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GPU Computing in Discrete Optimization – Part I: Introduction to the GPU

Andre R. Brodtkorb, Trond R. Hagen, Christian Schulz, Geir Hasle
SINTEF ICT, Dept. of Applied Mathematics, P.O. Box 124 Blindern, NO-0314 Oslo, Norway
EURO Journal of Transportation and Logistics, 2013
@article{brodtkorb2013gpu,

   title={GPU Computing in Discrete Optimization–Part I: Introduction to the GPU},

   author={Brodtkorb, Andr{‘e} R and Hagen, Trond R and Schulz, Christian and Hasle, Geir},

   journal={EURO Journal on Transportation and Logistics},

   year={2013}

}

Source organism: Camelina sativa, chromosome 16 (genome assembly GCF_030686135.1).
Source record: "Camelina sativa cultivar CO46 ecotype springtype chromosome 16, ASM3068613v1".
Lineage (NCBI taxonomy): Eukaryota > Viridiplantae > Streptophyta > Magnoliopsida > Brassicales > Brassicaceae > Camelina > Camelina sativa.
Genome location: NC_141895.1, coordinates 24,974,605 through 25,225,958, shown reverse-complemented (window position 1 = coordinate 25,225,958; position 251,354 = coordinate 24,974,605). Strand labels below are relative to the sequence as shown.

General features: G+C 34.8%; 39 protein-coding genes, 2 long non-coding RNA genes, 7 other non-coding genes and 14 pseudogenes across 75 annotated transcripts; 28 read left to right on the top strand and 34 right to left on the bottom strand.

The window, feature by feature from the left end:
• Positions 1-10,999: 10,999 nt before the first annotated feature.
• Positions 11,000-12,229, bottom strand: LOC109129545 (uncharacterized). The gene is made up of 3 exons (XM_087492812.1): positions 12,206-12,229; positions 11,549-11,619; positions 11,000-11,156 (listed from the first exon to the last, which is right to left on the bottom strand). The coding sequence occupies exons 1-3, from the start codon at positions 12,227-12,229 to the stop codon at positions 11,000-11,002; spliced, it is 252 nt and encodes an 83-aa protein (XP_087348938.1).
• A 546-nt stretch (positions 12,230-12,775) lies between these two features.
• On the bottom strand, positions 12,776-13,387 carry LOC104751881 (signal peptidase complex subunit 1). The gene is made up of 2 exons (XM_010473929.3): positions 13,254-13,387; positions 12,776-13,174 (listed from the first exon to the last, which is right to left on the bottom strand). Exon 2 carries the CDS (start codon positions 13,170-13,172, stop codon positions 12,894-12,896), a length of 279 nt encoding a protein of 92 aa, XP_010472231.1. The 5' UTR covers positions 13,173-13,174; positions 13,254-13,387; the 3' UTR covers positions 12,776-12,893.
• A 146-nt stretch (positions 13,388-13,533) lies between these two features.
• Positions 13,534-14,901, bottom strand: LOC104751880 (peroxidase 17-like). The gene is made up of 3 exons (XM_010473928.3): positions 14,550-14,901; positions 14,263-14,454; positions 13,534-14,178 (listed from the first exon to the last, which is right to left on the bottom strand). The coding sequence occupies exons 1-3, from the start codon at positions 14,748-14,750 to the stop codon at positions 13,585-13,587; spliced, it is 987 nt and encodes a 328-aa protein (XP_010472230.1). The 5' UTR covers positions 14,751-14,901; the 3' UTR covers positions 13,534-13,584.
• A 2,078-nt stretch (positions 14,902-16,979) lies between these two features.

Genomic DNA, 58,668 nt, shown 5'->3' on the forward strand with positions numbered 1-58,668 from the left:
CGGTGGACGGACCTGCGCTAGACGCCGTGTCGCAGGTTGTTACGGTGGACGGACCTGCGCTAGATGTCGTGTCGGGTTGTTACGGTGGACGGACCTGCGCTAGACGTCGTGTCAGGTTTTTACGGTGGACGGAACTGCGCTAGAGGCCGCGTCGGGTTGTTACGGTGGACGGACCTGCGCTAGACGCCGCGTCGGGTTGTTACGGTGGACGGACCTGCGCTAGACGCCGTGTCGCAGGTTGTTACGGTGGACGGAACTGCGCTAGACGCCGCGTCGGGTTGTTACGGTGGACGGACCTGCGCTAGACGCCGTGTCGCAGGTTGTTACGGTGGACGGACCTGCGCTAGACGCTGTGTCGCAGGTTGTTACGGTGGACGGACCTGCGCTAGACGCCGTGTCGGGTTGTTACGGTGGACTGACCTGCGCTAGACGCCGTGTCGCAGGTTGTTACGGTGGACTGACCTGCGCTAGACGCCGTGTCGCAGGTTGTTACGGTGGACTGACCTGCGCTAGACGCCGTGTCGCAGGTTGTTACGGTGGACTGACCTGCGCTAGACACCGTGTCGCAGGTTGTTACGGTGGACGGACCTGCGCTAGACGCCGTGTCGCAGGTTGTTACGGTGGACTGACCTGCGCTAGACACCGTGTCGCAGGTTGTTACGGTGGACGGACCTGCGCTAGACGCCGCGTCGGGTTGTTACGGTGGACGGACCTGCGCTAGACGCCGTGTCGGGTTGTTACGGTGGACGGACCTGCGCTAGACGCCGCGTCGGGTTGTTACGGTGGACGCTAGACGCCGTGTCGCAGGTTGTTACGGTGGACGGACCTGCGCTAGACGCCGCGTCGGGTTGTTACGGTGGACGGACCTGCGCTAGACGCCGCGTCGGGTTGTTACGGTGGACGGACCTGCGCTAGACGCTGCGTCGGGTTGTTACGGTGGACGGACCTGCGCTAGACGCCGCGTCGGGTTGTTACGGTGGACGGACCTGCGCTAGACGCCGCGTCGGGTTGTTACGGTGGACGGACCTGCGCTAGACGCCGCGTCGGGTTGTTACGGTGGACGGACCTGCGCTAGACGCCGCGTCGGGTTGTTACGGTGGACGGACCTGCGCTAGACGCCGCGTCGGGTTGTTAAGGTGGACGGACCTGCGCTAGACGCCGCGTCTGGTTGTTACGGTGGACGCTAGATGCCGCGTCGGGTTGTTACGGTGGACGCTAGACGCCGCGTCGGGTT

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In many cases there is still a large gap between the performance of current optimization technology and the requirements of real world applications. As in the past, performance will improve through a combination of more powerful solution methods and a general performance increase of computers. These factors are not independent. Due to physical limits, hardware development no longer results in higher speed for sequential algorithms, but rather in increased parallelism. Modern commodity PCs include a multi-core CPU and at least one GPU, providing a low cost, easily accessible heterogeneous environment for high performance computing. New solution methods that combine task parallelization and stream processing are needed to fully exploit modern computer architectures and profit from future hardware developments. This paper is the first part of a series of two, where the goal of this first part is to give a tutorial style introduction to modern PC architectures and GPU programming. We start with a short historical account of modern mainstream computer architectures, and a brief description of parallel computing. This is followed by the evolution of modern GPUs, before a GPU programming example is given. Strategies and guidelines for program development are also discussed. Part II gives a broad survey of the existing literature on parallel computing targeted at modern PCs in discrete optimization, with special focus on papers on routing problems. We conclude with lessons learnt, directions for future research, and prospects.
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